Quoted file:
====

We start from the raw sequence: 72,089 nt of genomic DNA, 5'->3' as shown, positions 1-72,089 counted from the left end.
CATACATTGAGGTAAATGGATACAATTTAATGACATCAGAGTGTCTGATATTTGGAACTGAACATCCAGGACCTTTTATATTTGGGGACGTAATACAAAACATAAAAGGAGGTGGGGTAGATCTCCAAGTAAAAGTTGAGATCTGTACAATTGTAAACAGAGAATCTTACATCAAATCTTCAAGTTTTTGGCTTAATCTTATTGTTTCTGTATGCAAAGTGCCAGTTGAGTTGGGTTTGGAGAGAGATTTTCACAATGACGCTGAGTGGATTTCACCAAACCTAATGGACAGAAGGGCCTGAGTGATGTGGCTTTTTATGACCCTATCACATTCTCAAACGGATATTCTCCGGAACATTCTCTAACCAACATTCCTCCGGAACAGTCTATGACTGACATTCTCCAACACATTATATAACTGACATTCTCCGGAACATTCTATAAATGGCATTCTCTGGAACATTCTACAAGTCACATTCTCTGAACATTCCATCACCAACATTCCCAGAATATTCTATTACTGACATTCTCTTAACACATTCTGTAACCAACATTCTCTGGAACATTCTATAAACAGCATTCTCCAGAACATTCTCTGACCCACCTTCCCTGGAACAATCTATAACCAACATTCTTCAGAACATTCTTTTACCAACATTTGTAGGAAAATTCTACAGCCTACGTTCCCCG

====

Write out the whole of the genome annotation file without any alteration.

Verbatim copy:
We start from the raw sequence: 72,089 nt of genomic DNA, 5'->3' as shown, positions 1-72,089 counted from the left end.
CATACATTGAGGTAAATGGATACAATTTAATGACATCAGAGTGTCTGATATTTGGAACTGAACATCCAGGACCTTTTATATTTGGGGACGTAATACAAAACATAAAAGGAGGTGGGGTAGATCTCCAAGTAAAAGTTGAGATCTGTACAATTGTAAACAGAGAATCTTACATCAAATCTTCAAGTTTTTGGCTTAATCTTATTGTTTCTGTATGCAAAGTGCCAGTTGAGTTGGGTTTGGAGAGAGATTTTCACAATGACGCTGAGTGGATTTCACCAAACCTAATGGACAGAAGGGCCTGAGTGATGTGGCTTTTTATGACCCTATCACATTCTCAAACGGATATTCTCCGGAACATTCTCTAACCAACATTCCTCCGGAACAGTCTATGACTGACATTCTCCAACACATTATATAACTGACATTCTCCGGAACATTCTATAAATGGCATTCTCTGGAACATTCTACAAGTCACATTCTCTGAACATTCCATCACCAACATTCCCAGAATATTCTATTACTGACATTCTCTTAACACATTCTGTAACCAACATTCTCTGGAACATTCTATAAACAGCATTCTCCAGAACATTCTCTGACCCACCTTCCCTGGAACAATCTATAACCAACATTCTTCAGAACATTCTTTTACCAACATTTGTAGGAAAATTCTACAGCCTACGTTCCCCG